While most of us think about the results of our actions, we may not consider the results of our inaction. For instance, you may have ignored a conflict between people, hoping your inaction would result in the conflict dissipating. There may be an employee whose behavior is unacceptable, but you choose not to provide feedback thinking he will recognize his negative influence in the team. As you have observed, this approach seldom has a positive ending. The risk of inaction can be understood from a systems perspective. In a system, both action and inaction have consequences. A team is a social system. There are three dynamics that you have experienced in working with people that are evidence of this reality.

 ·  Inaction produces a result.

 ·  The same action does not always produce the same result.

 ·  Different actions can produce the same result.

 As you become aware of these dynamics in your team you might give up on some common assumptions I have heard from managers and observed in groups.

 ·   If I/we ignore it, it will take care of itself.

 ·   Since this worked the last time I/we faced the problem it will work this time.

 ·   A new approach will ensure a different result.

 The assumption of inaction usually results in a crisis that is far more significant than the original ignored problem. There are times that inaction is the right choice, but not when it is because you hope a problem will resolve itself. When you consider the second assumption, the fact that you are using the same solution is evidence that it did not work last time. It might have provided a temporary fix, but you continue to solve the same problem repeatedly. Is that really resolution of the issue? I am aware of an organization that has reorganized four times in the last ten years only to end up in the same situation each time. Every time they reorganized, it was to rollout a new strategy. Each time they reorganized the result was the same. They assumed a change of structure would change their competitive position. They were obviously a victim of the second assumption, but beyond that, their new strategies did not produce a different result. The new approach produced the same outcome.  In this instance Alphonse Karr was right, “The more things change, the more they stay the same.”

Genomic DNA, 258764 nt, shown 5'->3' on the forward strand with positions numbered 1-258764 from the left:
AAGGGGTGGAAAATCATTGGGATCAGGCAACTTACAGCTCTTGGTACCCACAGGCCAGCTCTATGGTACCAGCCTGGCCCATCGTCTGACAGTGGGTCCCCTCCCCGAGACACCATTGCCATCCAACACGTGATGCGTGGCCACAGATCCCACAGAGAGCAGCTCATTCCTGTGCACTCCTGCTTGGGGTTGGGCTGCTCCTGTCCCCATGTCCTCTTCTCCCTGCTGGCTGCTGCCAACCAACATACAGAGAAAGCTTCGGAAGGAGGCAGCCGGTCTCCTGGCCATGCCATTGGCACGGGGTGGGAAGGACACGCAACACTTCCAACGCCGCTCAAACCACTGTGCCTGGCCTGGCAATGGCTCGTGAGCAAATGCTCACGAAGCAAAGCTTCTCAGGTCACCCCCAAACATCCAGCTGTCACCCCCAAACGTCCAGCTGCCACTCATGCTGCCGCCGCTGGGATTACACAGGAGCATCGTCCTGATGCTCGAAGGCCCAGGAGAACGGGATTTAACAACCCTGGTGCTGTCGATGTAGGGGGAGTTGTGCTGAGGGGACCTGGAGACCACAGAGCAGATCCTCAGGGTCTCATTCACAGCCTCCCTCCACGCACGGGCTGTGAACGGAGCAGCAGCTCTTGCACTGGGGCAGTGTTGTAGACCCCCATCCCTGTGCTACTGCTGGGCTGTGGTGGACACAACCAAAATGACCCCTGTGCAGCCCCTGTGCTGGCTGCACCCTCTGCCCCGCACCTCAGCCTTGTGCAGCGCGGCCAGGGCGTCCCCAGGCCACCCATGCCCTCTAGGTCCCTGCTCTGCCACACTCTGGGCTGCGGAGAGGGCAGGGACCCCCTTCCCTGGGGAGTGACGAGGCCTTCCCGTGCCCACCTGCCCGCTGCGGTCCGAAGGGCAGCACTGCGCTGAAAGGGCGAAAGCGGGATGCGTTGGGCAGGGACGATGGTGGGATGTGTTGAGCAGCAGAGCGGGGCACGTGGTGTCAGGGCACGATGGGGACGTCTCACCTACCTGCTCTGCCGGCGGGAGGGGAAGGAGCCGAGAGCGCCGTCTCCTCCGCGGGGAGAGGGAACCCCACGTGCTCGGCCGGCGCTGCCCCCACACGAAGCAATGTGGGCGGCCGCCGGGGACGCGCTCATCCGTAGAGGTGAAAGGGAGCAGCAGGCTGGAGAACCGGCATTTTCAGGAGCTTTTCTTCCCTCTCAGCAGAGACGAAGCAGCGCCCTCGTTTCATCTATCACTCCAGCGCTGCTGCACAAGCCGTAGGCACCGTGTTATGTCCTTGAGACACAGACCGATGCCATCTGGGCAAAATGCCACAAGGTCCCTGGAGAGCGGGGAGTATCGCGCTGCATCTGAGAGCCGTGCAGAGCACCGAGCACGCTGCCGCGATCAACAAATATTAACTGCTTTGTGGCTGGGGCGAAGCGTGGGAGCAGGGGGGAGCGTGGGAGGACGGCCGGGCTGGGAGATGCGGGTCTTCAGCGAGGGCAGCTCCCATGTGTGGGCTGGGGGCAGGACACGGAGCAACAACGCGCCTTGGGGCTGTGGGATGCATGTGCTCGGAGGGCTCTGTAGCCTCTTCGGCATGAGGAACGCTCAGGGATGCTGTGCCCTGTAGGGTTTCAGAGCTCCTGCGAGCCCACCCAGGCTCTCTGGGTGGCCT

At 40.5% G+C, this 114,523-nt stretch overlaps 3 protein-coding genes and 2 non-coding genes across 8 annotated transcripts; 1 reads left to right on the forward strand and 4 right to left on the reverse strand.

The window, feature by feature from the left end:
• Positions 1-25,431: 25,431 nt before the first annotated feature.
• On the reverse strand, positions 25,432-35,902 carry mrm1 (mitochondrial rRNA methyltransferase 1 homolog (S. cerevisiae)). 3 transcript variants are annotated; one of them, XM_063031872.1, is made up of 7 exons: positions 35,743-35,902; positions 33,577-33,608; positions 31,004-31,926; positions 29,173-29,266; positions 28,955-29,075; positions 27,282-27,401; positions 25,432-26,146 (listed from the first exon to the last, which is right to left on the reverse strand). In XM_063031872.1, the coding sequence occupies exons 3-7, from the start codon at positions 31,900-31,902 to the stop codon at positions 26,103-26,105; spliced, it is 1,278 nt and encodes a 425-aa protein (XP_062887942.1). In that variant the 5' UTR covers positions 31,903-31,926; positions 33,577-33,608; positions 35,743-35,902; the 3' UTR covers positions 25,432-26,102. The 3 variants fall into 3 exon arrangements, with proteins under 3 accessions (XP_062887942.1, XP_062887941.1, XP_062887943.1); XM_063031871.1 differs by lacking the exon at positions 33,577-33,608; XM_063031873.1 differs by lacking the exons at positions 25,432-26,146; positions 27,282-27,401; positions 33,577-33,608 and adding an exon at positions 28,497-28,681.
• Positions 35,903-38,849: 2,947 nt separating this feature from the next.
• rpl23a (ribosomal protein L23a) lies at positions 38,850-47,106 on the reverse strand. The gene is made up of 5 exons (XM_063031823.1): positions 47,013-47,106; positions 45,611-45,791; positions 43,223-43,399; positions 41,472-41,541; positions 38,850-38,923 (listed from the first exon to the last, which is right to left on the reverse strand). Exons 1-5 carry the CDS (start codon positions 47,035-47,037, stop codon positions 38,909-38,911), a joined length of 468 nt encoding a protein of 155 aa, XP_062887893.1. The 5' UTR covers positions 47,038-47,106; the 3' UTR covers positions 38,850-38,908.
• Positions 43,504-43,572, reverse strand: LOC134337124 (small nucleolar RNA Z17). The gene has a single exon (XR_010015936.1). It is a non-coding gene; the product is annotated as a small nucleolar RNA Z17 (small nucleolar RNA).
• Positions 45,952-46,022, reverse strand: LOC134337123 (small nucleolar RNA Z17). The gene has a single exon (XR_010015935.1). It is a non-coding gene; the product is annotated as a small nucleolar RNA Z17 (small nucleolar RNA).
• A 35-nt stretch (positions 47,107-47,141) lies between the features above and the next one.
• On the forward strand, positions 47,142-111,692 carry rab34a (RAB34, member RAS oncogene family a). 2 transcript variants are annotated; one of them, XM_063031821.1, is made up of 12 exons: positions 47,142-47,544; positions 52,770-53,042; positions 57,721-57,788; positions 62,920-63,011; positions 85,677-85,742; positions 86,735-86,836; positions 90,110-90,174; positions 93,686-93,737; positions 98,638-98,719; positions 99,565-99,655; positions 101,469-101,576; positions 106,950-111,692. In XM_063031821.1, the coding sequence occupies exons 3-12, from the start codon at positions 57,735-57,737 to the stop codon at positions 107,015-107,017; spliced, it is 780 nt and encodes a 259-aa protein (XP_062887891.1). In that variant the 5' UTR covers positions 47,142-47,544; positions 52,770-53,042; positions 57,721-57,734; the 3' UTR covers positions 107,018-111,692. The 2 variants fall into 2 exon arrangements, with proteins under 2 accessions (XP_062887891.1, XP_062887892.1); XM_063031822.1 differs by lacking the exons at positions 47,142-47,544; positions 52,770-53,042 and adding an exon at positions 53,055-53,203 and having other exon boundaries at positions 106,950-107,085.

Empowerment and Accountability

Published on: Aug 01, 2011 | Tags: General, Empowerment, Productivity, Team Work, Feedback, Team Leadership, Self Leadership

Why is it so difficult to hold people accountable? We do what we are supposed to, right? Why doesn’t everyone else!! If you want to empower people you have to be willing to hold them accountable. Leaders and managers give many excuses for not holding people accountable. 

  • I don’t like conflict.
  • He or she will not like me
  • It is easier to do it myself
  • They are adults, let them work it out
  • I don’t have time for this
  • If I ignore it, it may get better
  • The rest of the team is picking up the slack, so it is not a big deal

 I have heard these excuses and many more used to avoid holding people accountable. This failure to address persons on the team that do not meet performance expectations has a negative impact on leadership and the team, both as individuals and as a whole. Most of the time, other team members who carry the additional responsibility become resentful toward the leader and the unaccountable co-worker. At times cliques form that divide the group, building upon underlying frustration and tension. Attempting empowerment apart from accountability usually results in lower performance and higher conflict. Over time, this dynamic can gain momentum until denial results in crisis.

 Holding another person accountable for his or her performance challenges many leaders and managers. One benefit of empowerment is the personal responsibility that grows out of ownership of the work.  When a leader gives work to a team member, it is given with a clear explanation of the expectations for performance and results, but the work belongs to him or her. One expectation is accountability. The leader then guides that person through interpretation and application of the expectations when questions arise for either person. This occurs in a dialogue that is supportive and assumes the person wants to succeed. It is not a “confrontation” but a cooperative discussion that helps the team member learn the necessity of accountability that balances the freedom of empowerment for everyone’s success. Are you willing to support another person’s success? If so, you can hold him or her accountable.